Meeting some friends at a local joint, I arrived early and ordered a margarita. The waiter, an imposing figure of six-foot-plus with a smooth bald head, gave me a wink and a friendly smile. As the place sat empty, we chatted a bit. Think Mr. Clean without the gold hoop. Somehow yoga and flexibility popped into the conversation . . . Imagine that.
This guy pushed two hundred fifty pounds of trim and fit so when he mentioned his first yoga class I grinned.
“How’d that go?” I asked.
“I loved it!” He said. “It was so much tougher than I thought and I ache in places I didn’t realize existed, but I feel great.”
I smiled. “I love it when men come to class. They don’t realize yoga isn’t for sissies. I hope you’ll go back!”
“Oh yeah, I need to find something not at five in the morning, but I definitely need to improve my flexibility.”
“Yoga isn’t just flexibility. It’s strength AND flexibility,” I said, trying to keep the lecture out of my tone.
He grinned. “Yeah, it’s important as we get older. I’ve arrived at the ‘I can’t reach to scratch’ phase. I judge architecture based on whether I can scratch my back against it.”
I laughed. “I’m so going to steal that.”
Yoga—for people who can’t reach places on their body to scratch.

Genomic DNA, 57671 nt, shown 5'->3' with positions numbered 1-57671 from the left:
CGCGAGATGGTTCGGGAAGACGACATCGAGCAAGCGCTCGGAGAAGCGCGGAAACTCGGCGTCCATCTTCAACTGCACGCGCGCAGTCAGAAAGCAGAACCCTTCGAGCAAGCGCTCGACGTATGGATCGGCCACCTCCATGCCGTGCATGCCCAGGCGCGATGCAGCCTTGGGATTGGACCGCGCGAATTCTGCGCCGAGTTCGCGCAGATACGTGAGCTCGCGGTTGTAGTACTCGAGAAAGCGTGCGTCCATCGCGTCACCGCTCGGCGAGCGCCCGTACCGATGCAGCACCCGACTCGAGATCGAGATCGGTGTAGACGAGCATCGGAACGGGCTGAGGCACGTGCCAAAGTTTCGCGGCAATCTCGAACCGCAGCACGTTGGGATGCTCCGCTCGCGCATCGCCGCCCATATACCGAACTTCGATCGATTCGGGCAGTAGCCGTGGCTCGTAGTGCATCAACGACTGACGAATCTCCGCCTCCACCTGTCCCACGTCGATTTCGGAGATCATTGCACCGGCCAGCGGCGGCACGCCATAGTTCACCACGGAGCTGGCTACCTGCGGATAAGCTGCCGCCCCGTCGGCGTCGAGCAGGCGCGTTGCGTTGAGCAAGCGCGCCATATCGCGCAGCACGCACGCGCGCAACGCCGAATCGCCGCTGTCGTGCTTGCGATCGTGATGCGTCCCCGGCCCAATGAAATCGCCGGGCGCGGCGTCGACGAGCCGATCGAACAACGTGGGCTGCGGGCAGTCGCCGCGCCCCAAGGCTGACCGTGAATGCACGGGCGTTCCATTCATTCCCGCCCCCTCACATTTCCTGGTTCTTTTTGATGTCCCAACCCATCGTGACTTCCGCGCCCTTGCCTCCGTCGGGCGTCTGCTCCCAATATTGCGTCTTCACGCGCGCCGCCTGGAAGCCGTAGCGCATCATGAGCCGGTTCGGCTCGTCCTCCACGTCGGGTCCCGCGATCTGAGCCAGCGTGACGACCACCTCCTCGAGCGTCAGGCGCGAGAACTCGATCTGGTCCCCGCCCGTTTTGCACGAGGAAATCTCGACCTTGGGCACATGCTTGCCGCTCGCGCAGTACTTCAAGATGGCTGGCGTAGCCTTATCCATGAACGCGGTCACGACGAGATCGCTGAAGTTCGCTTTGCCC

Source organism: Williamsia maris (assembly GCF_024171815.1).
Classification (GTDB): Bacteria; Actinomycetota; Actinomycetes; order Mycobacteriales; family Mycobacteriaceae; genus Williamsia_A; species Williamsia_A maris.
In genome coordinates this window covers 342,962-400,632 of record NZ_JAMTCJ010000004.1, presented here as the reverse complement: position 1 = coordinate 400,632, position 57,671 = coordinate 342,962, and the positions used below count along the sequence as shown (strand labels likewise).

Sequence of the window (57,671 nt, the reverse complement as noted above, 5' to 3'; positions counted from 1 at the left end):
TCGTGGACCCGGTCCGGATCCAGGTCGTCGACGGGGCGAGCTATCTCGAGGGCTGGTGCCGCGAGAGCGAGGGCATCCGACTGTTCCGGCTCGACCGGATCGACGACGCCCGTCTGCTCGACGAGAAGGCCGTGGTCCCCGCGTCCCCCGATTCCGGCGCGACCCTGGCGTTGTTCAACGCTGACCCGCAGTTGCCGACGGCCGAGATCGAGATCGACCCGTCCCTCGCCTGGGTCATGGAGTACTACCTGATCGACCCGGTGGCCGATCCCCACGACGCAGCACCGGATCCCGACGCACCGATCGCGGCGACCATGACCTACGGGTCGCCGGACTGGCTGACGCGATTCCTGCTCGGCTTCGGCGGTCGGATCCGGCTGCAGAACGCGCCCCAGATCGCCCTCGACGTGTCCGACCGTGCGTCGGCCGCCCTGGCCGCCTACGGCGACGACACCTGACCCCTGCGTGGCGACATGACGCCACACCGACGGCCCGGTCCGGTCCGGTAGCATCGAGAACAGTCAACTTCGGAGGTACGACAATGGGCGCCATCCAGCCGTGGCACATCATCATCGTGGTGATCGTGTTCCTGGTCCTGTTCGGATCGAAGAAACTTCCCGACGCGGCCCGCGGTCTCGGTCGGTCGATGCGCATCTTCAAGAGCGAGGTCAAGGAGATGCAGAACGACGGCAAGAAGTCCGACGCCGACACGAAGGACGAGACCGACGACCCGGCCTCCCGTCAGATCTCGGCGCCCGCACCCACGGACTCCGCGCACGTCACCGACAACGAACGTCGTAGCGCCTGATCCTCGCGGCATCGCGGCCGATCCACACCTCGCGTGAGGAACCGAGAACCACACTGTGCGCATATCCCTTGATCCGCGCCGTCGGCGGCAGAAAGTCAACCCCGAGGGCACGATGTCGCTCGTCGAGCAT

Here’s the deal. Yoga is hard. I won’t blow smoke up your ass. Learning to lift and manipulate your own body weight is tough. We are heavy, and gravity is a bitch in more ways than one. Do I lie, ladies?
Big muscles are short muscles. Being strong is more than just lifting a lot of weight. It’s also about being in control of your body weight. Healthy alignment, joint mobility, and muscle flexibility is a recipe for physical longevity. Frankly, some of us have already missed the mental acuity bus. Cough, cough.
Another recent conversation with one of the trainers at the gym highlighted a general resistance to stretching in general. “I tell my clients if they just took a beginning yoga class and started a regular practice, they’d improve their performance in all of their activities,” he said. “They just think it’s too namby pamby.”
The trick is to find a beginning class (hint, hint, me. Pick me!) designed for healthy alignment because all of those giant muscles mean you are more prone to injury. Don’t jump into a flow class expecting to change your life. Of course, that goes for everyone.
Men, I encourage you to find a yoga class. Just understand, you’ll use all of the big muscles you have in new and different ways. It won’t be a question of how much you can lift, but how you hold yourself. Curling one hundred pound dumbbells can create massive, short biceps. Be ready to keep those enormous biceps above your chest for three to six long, slow breaths.
Don’t give up! I love having regular male clients in class!
Not just to even out the gender gap, but men groan. They moan and grunt. They embrace the struggle and voice it. It’s FANTASTIC! Women tend to struggle in silence (no jokes from the clown car), and when a male client lets out a long, steady lament, it reminds everyone how hard they are working. So get to a yoga class and work and suffer out loud.